This is not our great grandparent’s Saint Paul anymore. We are a thriving, diverse, international, multilingual city – our residents and business owners come from all over the globe, speak over 100 different languages at home, and practice countless different religions, cultures customs.
We are a growing city – our population has grown by 24,000 people in the last 8 years alone. We’re nearing an all-time high, and projected to keep on growing over at least the next 25 years.
That growth and change requires a dynamic city building strategy, to retool all of our neighborhoods for the future:
We’ll need more classrooms, more afterschool programs and library books, to connect our children and families to opportunity and a bright future;
We’ll need more paramedics, firefighters and police officers than ever before to keep our neighborhoods safe;
We’ll need more living wage, career ladder jobs that give our neighbors a chance to get ahead;
We’ll need to invest to ensure people can get around our city by transit, bicycle or on foot;
And every goal we have as a city will require us to build thousands of more units of housing that is affordable and accessible to people at every income level – especially for our lowest income residents.
Because sustaining all of those critical public services will require investment, we’ll need a larger tax base. That’s why we have to meet our biggest opportunities with a big vision – we just can’t afford to short ourselves.
We also have to be willing to have tough conversations and tackle our biggest challenges head-on.
These past few months have been a lesson in challenges. We’ve had more snow emergencies in the months since I took office than in the past two years combined. A slope failure on the West Side dropped 30,000 pounds of rock onto Wabasha Avenue from the bluffs above. And just this week, we made the tough decision to temporarily close the RiverCentre Ramp, our largest downtown parking ramp, after a piece of ceiling concrete, approximately 2’ by 3’ in size, detached from the ceiling and damaged a car parked below.
We are facing all of these challenges. Our snow crew battled each snowfall heroically and are now working feverishly to repair our streets from this brutal winter. Our staff is managing the cleanup and working to stabilize the bluffs above Wabasha Avenue, and we have a strong proposal in front of the State Legislature right now to partner with us to rebuild our RiverCentre ramp, which serves over 2.1 million visitors to our city and helps produce over $12 million dollars in sales tax revenue each year. I appreciate the deep coalition of labor and business leaders, the strong support of our entire City Council and almost every member of the Saint Paul legislative delegation, and the bipartisan support this important project has received at the Capitol. We’ve learned tough and painful lessons about the importance of investing in to keep our infrastructure safe and reliable; rebuilding the RiverCentre Ramp is a chance for us to get it right.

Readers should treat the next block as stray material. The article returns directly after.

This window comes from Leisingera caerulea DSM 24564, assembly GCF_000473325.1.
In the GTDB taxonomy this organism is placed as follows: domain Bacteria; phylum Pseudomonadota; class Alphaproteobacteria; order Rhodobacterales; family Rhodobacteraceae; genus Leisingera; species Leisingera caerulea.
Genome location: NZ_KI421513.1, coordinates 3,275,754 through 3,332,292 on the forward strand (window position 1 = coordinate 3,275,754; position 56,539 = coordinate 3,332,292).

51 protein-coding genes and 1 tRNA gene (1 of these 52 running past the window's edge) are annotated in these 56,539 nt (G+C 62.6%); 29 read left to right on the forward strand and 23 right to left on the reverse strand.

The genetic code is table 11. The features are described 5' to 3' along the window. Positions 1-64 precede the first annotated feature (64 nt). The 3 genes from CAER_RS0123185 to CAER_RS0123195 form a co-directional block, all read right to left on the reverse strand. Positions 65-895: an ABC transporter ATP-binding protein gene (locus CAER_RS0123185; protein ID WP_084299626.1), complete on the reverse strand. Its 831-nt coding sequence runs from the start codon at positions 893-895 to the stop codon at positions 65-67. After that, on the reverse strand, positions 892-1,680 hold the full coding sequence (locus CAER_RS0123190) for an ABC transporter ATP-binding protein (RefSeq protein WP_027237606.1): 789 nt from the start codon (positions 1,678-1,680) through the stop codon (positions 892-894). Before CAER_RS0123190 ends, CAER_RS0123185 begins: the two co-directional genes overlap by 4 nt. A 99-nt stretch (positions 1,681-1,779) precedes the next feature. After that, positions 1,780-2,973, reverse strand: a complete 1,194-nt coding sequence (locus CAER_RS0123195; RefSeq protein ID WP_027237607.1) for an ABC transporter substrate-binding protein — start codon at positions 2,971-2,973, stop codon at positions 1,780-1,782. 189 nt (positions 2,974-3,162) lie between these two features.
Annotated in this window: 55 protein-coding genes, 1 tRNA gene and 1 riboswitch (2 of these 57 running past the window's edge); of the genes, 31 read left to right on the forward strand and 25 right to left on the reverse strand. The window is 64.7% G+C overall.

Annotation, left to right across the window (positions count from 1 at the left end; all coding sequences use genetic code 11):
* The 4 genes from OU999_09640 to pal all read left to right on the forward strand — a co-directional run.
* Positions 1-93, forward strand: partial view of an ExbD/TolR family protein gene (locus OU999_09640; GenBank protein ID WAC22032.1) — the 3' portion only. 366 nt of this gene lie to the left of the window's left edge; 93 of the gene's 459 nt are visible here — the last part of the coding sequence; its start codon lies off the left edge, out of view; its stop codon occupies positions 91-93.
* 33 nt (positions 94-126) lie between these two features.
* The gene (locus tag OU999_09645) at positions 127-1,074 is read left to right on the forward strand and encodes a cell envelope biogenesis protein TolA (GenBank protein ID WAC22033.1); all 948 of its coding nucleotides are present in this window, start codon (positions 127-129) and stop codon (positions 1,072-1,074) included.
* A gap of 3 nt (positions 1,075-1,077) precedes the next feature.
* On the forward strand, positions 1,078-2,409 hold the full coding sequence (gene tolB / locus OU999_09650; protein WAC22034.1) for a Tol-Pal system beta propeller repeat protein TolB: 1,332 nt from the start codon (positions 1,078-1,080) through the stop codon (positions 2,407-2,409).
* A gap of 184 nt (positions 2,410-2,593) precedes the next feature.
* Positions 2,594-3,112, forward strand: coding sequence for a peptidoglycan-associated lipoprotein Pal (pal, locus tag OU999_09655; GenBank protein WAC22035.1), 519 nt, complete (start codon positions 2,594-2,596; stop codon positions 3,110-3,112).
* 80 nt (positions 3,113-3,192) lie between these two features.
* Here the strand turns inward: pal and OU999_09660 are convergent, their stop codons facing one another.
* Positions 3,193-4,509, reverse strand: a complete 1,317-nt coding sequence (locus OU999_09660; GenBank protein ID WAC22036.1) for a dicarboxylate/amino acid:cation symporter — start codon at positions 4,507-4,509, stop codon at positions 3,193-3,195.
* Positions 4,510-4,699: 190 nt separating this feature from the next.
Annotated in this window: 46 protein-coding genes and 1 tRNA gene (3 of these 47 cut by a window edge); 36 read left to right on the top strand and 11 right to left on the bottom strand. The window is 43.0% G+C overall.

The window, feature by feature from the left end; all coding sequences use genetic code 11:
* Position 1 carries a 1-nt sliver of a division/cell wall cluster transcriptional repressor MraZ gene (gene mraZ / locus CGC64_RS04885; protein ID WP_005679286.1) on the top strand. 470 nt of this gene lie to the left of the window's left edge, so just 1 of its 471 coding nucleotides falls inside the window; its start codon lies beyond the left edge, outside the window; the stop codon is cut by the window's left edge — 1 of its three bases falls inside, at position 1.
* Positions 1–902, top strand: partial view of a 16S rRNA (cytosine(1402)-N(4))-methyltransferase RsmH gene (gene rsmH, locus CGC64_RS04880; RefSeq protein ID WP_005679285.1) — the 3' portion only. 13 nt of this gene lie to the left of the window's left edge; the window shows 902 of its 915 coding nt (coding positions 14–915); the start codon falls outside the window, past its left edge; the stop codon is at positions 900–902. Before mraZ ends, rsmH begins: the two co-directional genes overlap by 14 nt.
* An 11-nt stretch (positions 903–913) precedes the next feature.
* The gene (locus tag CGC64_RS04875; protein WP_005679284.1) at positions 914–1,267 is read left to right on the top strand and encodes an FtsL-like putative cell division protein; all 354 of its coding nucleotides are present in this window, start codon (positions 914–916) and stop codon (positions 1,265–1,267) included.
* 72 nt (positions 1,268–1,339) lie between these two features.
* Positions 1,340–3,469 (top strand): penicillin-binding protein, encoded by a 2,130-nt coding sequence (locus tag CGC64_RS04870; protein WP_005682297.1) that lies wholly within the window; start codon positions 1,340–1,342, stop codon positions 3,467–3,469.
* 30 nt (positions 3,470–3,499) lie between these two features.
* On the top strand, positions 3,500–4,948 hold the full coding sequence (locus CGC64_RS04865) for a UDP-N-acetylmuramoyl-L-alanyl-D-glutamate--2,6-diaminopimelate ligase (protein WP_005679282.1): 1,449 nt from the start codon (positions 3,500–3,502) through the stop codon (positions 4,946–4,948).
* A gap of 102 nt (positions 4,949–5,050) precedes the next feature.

Finally, we are also preparing for one of the toughest logistical challenges a city can take on, as we shift our city this Fall to an organized hauling system. We have talked for a long time about how important that is – to reduce wear and tear on our streets; to ensure a safer, cleaner city; and to reduce our carbon footprint. Please visit stpaul.gov/garbage to stay up to date on the latest information and updates about how we’re preparing for this major change, which will impact every household across our city.
I know these big changes on the horizon make many of us uncomfortable, and challenge our city in many ways. I also know that seeing change on the horizon, recognizing that change is inevitable, and retooling our community now for the changes ahead is the key to transforming challenges into opportunity for the future.
That brings me to my favorite part –
Finally, and most importantly Saint Paul is OUR City.